A failure to communicate

Communications is not rocket science, but the Harper government just doesn't seem to get it

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by L. IAN MacDONALD
The Gazette, Sunday, August 1, 2010

Only in a country with no problems, namely Canada, could a controversy over census forms become the top news story out of the capital. Which also reminds us of how disconnected Ottawa is from the reality of everyday life in this country.

This isn't to say the census isn't important. It's a portrait in time, a statistical database of how many we are, in which provinces we live, what languages we speak, our ethnic or aboriginal origins, whether we were born here or came here. And not to be forgotten, from the mandatory long form, how many bedrooms we have in our homes.

Invasion of privacy is one of the arguments the Conservative government has made for replacing the mandatory long-form census by 20 per cent of households with a voluntary one with a sample size half again as large -30 per cent. With the sample size being 50 per cent larger, it will of course cost millions more to conduct the census next year.

The blowback from the policy elites has been intense and virtually unanimous. Economists, pollsters, academics, provinces, cities, associations and interest groups have all said it's a really bad idea.

The government hung tough with the privacy argument until the moment that Munir Sheikh, head of Statistics Canada and the country's chief statistician, resigned over the issue of whether a voluntary survey could replace a mandatory one. "It cannot," he wrote. "Under the circumstances, I have tendered my resignation to the prime minister."

So much for Industry Minister Tony Clement's story that StatsCan had signed off on the change. To put it euphemistically, Clement misrepresented the case.

In any event, this was the precise moment the government lost the argument, when it lost StatsCan as a shield. Even the National Statistics Council, a 40-member board appointed by the government, lamented the "serious gap" that would occur in tracking social and economic change in the country. It is gratifying to learn of the council's existence, to say nothing of its concerns.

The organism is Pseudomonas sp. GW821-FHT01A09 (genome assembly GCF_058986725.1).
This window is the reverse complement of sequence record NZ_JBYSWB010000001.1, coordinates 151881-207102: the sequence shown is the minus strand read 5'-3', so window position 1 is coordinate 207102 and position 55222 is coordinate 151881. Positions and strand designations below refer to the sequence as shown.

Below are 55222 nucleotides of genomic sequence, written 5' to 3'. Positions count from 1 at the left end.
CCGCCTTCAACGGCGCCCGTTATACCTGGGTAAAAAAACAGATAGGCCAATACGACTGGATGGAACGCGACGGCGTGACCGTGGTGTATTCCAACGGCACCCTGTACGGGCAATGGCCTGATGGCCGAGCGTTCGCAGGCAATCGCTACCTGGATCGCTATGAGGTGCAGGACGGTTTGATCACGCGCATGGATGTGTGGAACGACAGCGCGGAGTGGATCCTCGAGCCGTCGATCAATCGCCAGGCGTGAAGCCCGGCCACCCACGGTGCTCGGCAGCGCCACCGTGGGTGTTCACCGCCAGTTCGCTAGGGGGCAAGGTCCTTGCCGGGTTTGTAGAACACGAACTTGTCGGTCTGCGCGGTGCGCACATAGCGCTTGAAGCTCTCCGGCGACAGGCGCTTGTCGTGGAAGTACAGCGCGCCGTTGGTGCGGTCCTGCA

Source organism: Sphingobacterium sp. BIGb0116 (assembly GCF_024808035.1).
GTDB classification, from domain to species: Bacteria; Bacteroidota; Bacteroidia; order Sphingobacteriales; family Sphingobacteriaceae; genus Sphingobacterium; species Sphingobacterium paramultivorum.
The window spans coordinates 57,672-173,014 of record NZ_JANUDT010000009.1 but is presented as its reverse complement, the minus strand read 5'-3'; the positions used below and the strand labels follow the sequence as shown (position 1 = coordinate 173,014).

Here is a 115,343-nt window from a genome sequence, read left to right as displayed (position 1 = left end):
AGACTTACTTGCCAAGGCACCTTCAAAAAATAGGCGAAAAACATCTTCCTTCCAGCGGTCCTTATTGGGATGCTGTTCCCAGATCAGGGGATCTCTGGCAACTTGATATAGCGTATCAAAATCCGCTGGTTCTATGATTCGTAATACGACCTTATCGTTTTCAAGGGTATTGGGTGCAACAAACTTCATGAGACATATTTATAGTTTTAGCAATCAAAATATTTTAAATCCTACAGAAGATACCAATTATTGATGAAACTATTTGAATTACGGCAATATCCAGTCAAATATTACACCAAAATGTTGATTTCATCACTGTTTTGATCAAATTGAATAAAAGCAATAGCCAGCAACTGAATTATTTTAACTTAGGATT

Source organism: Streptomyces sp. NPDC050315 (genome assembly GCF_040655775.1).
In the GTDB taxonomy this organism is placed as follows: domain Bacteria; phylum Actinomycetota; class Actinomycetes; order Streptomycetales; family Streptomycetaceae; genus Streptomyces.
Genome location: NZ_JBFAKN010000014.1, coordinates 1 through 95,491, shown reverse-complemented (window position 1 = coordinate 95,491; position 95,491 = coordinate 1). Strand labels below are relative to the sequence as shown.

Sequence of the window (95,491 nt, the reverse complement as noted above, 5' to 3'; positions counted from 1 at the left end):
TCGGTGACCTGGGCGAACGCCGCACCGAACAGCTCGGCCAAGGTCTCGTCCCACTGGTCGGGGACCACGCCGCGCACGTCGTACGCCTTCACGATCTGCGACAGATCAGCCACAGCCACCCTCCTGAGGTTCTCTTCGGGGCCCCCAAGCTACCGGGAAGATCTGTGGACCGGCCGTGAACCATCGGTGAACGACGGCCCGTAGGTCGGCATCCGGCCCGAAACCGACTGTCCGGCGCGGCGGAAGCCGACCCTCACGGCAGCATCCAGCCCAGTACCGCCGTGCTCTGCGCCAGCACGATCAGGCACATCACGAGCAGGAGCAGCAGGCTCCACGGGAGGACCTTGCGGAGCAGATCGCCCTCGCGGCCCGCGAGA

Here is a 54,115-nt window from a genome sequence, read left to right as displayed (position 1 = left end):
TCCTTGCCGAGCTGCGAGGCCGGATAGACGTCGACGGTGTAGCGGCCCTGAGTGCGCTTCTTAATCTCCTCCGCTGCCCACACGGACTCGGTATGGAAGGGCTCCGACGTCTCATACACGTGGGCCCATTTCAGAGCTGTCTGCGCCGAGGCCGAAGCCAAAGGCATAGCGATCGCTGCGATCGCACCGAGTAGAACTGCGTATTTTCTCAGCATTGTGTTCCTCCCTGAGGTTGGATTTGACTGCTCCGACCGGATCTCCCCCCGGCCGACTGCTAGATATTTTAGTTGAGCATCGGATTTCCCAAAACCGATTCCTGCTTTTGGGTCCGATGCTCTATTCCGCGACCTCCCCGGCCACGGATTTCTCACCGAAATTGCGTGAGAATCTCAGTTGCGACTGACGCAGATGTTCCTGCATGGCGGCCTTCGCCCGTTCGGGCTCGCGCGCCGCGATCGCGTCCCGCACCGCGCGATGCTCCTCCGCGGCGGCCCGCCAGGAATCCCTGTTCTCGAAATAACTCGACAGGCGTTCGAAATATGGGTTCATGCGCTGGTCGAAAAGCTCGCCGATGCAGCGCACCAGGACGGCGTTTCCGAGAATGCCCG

Not that anyone, outside the policy elites and the media, is excited about this story. Have you heard people talking about it in the subway, or at backyard barbecues? "So, what do you think of the census?" Right.

But having lost the argument, the government should be looking for a way out, for some kind of Canadian compromise that maintains the mandatory questionnaire, but addresses any legitimate privacy concerns.

But obstinacy is an occasional trait of this government, and this leads inevitably to the larger narrative of Stephen Harper being an ideologically driven control freak with a hidden agenda. Aha! Harper has been nowhere to be seen on this story, since he has been on vacation at Harrington Lake, a good place for him.

It's not as if the Conservative base is all riled up over census forms. It's not something the party has ever discussed at a convention, much less run on in an election. This is never going to be a ballot question, and isn't even about pandering to the base.

So then the question arises as to why this government, which does very well in terms of competence, keeps creating trust deficits for itself. And in the command and control culture of Harper's Ottawa, that starts with the Prime Minister's Office.

It was this PMO that nearly blew up a new Parliament by putting poison pills into the fall budget update of 2008. No one was consulted about its bid to end public subsidies of political parties and banning the right to strike in the public sector. This led to the Three Stooges Coalition which would have defeated the government had Harper not come to his senses and prorogued.

Then, the second prorogation at the end of 2009, which was supposed to be about "recalibrating" the government's agenda. The Conservatives got pummelled in the news cycle for six weeks until the Vancouver Olympics became the story.

Then Harper's signature initiative on maternal health was announced in a single paragraph in a strong speech at the Davos Conference in January, but went sideways over the question of funding for therapeutic abortions in developing countries. The PMO never saw that one coming, because it had announced the initiative out of the blue, without a communications plan to back it up.

Finally, the flap over the census, where their supportive storyline about StatsCan collapsed with Sheikh's abrupt resignation.

There's a basic rule of strategic communications. Every policy announcement should have a communications plan covering all bases.

It's not as if they don't have people working on this in the Langevin Block -there are 30 staffers in the PMO communications shop, and dozens more working upstairs in the Privy Council Office.

It's not rocket science, just communications.

 
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